Tapping into plants’ water-saving potential

In a paper published in Nature Plants journal, phytologists from the James Cook University (JCU) and the Australian National University (ANU) explained how a “natural secret” appears to dispel long-held scientific theories about plants’ hydration needs.

Australian scientists believe they have discovered a way to help plants thrive while using less water, which is expected to become an ever-more pressing need as global warming is anticipated to make the world increasingly thirsty.

In an article in the online journal, the Conversation, noted that plants continuously lose water through microscopic pores, called stomata, in their leaves.

The stomata open to let in carbon dioxide (CO2), which is needed for plants to photosynthesize, but this means water vapor can leak out while the stomata are open.

Scientific convention has held that the opening and closing of the stomata is almost entirely controlled by the amount of water evaporating from a leaf.

However, in a series of experiments over the past 15 years, the scientists have accumulated evidence that this assumption is not correct.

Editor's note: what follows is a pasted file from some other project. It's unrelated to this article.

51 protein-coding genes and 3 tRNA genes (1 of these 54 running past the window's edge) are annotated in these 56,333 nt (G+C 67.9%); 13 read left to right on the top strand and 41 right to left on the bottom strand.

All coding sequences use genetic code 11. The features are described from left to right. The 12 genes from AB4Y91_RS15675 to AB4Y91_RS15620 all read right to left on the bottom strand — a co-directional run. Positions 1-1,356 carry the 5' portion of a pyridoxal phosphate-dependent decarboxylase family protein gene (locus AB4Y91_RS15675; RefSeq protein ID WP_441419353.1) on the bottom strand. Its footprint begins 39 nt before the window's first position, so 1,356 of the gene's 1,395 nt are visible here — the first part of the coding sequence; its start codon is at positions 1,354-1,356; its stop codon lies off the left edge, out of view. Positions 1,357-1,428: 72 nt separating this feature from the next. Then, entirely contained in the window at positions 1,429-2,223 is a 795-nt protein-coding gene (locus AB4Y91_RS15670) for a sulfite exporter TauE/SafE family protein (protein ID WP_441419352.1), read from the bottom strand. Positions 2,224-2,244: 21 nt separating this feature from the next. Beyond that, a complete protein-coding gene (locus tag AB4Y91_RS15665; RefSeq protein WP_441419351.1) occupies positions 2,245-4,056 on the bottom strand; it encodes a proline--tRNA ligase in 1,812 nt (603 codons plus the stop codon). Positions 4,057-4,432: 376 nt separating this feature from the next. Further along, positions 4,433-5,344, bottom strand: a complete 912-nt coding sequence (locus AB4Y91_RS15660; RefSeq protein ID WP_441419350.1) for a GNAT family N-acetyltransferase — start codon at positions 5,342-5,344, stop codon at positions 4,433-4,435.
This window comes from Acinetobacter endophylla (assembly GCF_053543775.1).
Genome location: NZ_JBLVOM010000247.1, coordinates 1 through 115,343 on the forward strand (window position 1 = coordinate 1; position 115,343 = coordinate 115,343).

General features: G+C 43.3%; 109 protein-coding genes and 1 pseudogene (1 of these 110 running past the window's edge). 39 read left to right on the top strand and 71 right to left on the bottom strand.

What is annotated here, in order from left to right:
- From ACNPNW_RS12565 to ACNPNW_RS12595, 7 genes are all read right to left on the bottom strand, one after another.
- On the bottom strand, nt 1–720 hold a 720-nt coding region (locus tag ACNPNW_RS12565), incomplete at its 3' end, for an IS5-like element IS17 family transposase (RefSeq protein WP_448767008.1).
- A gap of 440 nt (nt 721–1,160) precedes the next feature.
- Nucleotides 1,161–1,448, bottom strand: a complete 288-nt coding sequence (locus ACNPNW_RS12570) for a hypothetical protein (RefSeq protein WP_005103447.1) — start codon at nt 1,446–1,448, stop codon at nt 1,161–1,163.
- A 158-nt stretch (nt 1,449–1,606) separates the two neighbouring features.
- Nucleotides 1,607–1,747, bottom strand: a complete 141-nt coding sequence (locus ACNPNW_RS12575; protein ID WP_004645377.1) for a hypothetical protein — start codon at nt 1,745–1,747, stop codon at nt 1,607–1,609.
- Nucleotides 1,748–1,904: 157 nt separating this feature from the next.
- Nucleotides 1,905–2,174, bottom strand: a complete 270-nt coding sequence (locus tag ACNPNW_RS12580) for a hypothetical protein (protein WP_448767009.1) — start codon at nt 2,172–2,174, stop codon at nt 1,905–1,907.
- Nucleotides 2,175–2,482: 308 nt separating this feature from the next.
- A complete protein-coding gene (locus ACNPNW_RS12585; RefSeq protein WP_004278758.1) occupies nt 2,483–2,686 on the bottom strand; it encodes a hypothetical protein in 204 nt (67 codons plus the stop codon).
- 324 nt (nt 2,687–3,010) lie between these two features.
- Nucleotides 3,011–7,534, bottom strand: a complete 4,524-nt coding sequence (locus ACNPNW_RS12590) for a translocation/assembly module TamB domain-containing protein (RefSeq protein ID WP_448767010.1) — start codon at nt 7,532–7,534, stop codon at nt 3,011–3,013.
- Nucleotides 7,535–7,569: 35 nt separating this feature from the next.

When the air outside the leaf was dry, it is observed that the relative humidity in the air spaces inside leaves routinely dropped … sometimes as low as 80 percent.

The lengthy time for the tests was needed because the results were such a challenge.

The research team believes the plants control the movement of water using special “water-gating” proteins called aquaporins, which reside in the membranes of cells inside the leaf.

If their next experiments confirm the aquaporins’ role it may eventually be possible to target its activity, and so provide farmers with plants that can produce more water-efficient crops.

The researchers believe nature may yet reveal secrets that can be harnessed to boost plant production with limited water resources.